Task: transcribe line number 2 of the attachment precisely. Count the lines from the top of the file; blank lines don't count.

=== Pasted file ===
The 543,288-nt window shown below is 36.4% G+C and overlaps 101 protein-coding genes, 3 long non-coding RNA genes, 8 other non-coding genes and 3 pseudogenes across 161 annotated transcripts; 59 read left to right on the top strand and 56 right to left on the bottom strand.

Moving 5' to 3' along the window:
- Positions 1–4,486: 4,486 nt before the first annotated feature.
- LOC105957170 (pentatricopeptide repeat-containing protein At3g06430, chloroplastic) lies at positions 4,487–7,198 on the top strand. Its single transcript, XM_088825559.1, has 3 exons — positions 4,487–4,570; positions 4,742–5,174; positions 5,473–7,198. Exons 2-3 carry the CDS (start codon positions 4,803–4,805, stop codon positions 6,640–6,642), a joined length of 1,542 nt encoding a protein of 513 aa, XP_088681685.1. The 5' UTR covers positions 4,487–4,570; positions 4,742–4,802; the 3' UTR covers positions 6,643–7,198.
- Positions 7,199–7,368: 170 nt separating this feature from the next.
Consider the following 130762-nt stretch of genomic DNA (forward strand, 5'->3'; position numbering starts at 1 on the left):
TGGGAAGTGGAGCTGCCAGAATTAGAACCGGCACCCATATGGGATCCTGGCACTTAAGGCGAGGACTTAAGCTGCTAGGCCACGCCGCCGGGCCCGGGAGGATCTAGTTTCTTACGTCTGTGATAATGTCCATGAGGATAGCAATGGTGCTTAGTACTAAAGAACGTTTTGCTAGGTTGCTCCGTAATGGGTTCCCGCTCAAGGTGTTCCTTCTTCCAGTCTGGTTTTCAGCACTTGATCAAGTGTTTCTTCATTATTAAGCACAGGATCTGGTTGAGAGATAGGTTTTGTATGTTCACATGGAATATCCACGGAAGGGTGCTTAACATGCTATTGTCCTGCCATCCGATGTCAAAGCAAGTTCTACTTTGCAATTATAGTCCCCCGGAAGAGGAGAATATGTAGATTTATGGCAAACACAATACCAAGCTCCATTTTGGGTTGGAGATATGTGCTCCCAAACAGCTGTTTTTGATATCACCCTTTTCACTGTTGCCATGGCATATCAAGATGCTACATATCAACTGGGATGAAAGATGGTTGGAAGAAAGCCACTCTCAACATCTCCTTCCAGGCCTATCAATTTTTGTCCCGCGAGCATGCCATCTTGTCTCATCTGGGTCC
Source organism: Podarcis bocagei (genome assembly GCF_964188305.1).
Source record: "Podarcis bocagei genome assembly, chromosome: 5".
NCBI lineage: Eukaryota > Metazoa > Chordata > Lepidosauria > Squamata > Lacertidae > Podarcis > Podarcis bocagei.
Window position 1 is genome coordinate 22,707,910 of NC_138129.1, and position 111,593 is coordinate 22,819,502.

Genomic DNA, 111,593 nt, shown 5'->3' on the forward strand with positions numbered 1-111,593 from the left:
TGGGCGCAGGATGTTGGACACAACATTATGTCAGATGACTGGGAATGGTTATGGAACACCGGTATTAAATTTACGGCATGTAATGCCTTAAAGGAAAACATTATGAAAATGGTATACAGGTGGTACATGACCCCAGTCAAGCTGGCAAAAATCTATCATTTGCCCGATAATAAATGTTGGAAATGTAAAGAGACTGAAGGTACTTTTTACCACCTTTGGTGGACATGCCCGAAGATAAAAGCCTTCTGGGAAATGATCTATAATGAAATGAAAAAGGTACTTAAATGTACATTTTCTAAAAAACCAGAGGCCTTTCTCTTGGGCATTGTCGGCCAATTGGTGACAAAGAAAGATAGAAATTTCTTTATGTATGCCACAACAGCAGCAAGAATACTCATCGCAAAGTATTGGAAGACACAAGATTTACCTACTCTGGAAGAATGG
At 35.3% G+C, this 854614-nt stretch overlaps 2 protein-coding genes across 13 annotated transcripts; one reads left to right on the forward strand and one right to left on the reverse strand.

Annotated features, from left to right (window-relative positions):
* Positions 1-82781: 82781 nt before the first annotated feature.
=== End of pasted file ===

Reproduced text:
Moving 5' to 3' along the window: